Everything is related to everything else...

That is Tobler's 1st Law of Geography

Do you know Carl Lee's19th Law of Geography (or indeed any of his first 18....)

Ben Hennig's blog provides more information on a film, which he made with Carl Lee, a lecturer in Geography at Sheffield College, and Professor Danny Dorling.

It looks at the impact of Higher Education on a city,  and was premiered at a special event in the city in September 2012.
You can watch the film here.

As Ben says:

The thinking behind this short film is to show that so much of what is studied in geography is part of a complex, evolving complexity. Individual ‘facts’ can be linked to other information to help build up a wider and better understanding of the world in which we live. Carl starts his new geography students off by suggesting that it is a ‘join the dots’ subject; all those snippets of information whirling around the world waiting to be connected in some way so a more complete understanding can be developed.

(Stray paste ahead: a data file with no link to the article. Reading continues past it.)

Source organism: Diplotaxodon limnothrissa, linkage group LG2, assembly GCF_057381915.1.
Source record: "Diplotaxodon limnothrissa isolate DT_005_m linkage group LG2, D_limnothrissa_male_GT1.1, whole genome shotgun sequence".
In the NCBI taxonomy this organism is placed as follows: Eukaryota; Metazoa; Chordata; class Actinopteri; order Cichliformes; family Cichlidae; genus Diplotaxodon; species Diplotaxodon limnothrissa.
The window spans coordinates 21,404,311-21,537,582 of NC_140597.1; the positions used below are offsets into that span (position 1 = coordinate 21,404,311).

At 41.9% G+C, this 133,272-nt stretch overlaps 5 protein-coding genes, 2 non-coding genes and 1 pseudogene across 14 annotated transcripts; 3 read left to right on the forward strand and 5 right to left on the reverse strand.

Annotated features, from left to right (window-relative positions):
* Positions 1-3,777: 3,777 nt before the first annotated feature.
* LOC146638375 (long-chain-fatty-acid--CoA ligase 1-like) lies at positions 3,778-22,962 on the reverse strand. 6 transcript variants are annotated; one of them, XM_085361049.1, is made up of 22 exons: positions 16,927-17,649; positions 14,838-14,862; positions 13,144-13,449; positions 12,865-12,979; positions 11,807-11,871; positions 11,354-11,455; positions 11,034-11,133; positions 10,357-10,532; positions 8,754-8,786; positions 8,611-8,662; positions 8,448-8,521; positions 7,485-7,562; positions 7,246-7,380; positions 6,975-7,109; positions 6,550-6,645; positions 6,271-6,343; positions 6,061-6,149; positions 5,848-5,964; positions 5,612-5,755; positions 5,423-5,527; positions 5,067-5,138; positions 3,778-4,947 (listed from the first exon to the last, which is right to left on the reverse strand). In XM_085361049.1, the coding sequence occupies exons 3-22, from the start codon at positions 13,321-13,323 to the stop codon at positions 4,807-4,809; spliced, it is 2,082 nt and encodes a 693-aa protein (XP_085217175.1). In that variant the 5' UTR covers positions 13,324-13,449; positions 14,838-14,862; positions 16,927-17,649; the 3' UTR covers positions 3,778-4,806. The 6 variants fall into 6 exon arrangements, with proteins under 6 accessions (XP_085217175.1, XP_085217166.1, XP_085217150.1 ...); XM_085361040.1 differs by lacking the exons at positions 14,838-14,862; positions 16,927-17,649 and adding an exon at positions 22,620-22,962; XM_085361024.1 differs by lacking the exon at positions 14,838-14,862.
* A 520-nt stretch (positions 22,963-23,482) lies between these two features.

However one of the fundamental principles of geography is that ‘Everything is related to everything else (but near things are more related than distant things)’. This is known as Waldo Tobler’s first law of geography. It has been thought that globalisation and particularly the internet would lead to the ‘death of distance’, the ‘Flat World’ propounded by Thomas Friedman. Such thinking is an outright challenge to Tobler’s law. It is true that the distant can now be near; in Sheffield that is increasingly felt by the rapid growth in non-UK students studying in the city. We can Skype, surf and stumble our way through a more complex world than we ever imagined even a couple decades ago and all from our smart phones where-ever we are.
Perhaps more pertinently economic forces that develop far from Sheffield shape the city’s fortunes. Whether that is the Chinese savings that provided a significant amount of the initial capital to fuel the ballooning private debt that has led to Sheffield and the UK mired in economic recession at the present time. Or it may be demand for basic food stuffs from a growing and increasingly wealthy global population that is helping to drive up the price of many staple food in the UK.

Useful resource for exploring ideas of globalisation, networks, urban change and inequality.


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